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Towson University




Mentors give special needs kids love

High school can be hard enough. Raging hormones, fickle relationships, cliques and mounds of homework can make a teenager feel a variety of emotions. Yet, 10.7% of Americans aged 15-24 have a disability, according to the 1997 U.S. Census Bureau. For many teens with disabilities, high school can be even tougher. But, Young Life's Capernaum Project says 'so what'.

The Capernaum Project is a Christian organization that links mentors with disabled youth. The mentors representing Young Life in the Baltimore region spend countless hours every week with kids whether it be taking them to the mall, a baseball game or the beach.

Suzanne Markham, area director of Baltimore's Capernaum Project, felt called to work with kids with disabilities when she was in high school.

Markham got started by asking a lot of questions. "I was first a [Young Life] volunteer leader at Loch Raven High School and I was finishing my senior year of college and studying education with a minor in special education. I knew that I wanted to do something with kids with disabilities but didn't really feel like I wanted to be in a typical classroom. I met someone who was from Arizona and his wife did a disabilities ministry, but not with Young Life. So I asked him a ton of questions about it," said Markham.

"The more I thought about it, I was like, 'Hmmm, I'm already a volunteer leader at Loch Raven High School, and I'm sure there's kids with disabilities there that I don't even know.' So I went and met with the principal and asked if I could hang out with kids with disabilities in the school or volunteer with special education programs. So that's kind of how it started."

By attending different functions and events held at special needs schools in the area, Markham began to build a reputation in the community. Markham continually researched the Baltimore area for already existing programs. She also talked to people who had dreams of starting up a program for kids with disabilities.

"It was lots about letting people in the community know what we were doing and finding out what was already here. We started volunteering at a sports league for kids with disabilities and doing wheelchair basketball, and tennis and football. We played there and coached there just to get to know kids, parents, and people in the community," said Markham.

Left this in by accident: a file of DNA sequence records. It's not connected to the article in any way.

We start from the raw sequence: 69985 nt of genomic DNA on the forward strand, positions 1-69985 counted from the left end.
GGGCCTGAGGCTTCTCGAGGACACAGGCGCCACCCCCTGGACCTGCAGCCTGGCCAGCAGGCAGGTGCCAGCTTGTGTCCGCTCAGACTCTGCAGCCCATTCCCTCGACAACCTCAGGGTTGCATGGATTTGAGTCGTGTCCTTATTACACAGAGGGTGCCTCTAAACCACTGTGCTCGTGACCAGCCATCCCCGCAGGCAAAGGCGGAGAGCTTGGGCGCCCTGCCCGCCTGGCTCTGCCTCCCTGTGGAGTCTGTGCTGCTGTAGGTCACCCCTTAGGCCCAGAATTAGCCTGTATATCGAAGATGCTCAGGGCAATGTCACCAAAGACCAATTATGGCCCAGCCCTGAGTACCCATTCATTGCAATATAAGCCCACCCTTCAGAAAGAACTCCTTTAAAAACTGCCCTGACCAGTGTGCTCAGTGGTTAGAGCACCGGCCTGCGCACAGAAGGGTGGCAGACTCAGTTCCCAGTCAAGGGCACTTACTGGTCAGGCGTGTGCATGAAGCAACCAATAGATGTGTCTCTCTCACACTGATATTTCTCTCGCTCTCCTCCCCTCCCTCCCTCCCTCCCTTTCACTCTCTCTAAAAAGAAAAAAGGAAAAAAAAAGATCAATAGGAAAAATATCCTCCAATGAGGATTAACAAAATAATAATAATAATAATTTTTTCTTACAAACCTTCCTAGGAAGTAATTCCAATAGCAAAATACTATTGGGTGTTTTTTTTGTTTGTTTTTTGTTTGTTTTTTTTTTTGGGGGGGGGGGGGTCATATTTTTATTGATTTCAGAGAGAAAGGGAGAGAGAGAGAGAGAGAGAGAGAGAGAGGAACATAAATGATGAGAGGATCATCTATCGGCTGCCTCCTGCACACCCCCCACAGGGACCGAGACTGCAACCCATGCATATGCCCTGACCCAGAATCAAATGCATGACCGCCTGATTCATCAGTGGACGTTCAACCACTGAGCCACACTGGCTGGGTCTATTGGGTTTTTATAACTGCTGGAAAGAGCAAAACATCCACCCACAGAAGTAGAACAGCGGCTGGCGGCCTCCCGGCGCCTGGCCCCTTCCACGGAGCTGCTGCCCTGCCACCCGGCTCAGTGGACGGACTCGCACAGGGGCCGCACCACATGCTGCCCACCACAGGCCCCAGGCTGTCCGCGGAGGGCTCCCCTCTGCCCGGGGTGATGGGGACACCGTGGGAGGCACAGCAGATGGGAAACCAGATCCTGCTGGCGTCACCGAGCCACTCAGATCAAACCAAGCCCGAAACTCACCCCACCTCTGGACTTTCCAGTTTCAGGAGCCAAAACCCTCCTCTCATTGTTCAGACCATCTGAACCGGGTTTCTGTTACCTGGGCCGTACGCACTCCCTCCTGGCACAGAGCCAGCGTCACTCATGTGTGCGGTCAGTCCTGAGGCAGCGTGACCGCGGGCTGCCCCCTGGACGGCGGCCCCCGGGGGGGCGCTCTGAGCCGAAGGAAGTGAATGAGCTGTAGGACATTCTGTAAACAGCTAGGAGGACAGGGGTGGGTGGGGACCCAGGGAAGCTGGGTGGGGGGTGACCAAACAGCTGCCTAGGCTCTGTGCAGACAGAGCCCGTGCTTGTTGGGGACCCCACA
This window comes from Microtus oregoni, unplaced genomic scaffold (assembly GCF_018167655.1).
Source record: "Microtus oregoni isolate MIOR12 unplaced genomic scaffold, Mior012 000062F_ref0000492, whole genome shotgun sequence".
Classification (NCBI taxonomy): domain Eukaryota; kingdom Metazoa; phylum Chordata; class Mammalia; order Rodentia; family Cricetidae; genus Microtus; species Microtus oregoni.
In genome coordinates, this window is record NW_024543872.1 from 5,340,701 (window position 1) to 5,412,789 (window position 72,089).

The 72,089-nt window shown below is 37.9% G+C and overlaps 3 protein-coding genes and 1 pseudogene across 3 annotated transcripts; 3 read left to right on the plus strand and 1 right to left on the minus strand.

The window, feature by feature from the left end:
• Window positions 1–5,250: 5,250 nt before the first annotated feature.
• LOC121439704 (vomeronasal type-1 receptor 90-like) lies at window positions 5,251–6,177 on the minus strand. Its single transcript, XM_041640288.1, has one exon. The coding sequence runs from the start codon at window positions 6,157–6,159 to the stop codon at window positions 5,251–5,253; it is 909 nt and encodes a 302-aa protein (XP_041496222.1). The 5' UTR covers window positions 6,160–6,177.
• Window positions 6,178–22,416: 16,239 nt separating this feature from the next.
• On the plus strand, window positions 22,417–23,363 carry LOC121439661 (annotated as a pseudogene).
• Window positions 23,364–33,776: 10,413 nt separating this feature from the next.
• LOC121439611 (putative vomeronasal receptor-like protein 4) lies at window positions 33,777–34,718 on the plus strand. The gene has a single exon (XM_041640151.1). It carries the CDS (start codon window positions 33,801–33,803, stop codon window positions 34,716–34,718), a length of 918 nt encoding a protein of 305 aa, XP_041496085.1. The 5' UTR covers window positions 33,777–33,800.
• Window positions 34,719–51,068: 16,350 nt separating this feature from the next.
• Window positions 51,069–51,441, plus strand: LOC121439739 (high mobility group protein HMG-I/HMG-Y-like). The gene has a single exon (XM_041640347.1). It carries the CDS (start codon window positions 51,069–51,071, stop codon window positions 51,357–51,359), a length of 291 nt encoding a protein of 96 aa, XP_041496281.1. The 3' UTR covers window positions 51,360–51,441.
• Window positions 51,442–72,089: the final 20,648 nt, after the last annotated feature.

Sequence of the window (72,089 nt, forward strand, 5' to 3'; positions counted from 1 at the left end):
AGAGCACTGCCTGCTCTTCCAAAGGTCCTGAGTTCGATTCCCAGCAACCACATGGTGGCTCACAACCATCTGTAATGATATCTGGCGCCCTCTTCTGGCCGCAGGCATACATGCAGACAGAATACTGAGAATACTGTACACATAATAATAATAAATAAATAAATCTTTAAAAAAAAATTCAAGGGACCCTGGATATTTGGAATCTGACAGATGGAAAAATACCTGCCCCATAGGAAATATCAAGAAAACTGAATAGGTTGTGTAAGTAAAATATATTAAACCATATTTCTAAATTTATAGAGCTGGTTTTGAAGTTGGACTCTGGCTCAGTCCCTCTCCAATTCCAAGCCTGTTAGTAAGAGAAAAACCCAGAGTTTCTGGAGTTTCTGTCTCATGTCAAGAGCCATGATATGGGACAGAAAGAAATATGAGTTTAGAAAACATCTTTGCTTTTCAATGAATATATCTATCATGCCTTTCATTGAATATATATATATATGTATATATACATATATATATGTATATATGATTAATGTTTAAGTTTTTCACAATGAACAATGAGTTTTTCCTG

Now three years strong, The Capernaum Project meets kids weekly for club meetings at two special needs schools, Ridge Ruxton School in Towson and John Archer School in Harford County. The Towson club meeting is actually held on the premises of Ridge Ruxton, while the club meeting in Harford County is held at a student's house. It's important for the spaces to be fully accessible for teens with all types of disabilities.

Young Life nicknamed their weekly meetings, "club." Capernaum's club is not too different from the clubs held at 16 other high schools in the Baltimore region.

"We have dinner at our clubs so that we have more time with the kids and parents have more of a break," Markham explained. "So the first 45 minutes is just fun, hangout time. Then we start typical club. It's looks just like a regular Young Life club. We sing, they dance, and then we do a skit, sing a couple more [songs], and then we'll give a club talk."

During the club talk, leaders share basic principles of the Christian faith and encourage kids to make decisions for themselves concerning the information they hear.

Twice a month, kids who are serious about their faith, meet to discuss the Bible and relevent topics at a separate meeting called campaigners.

Markham said, "This semester they were just going through some simple basic lessons. Talking about prayer and fellowship, sharing with their friend… They're working on memorizing scripture and praying together, and being more open about talking to each other. We're also helping them become leaders within our own group. So, we give them stuff to really be excited about."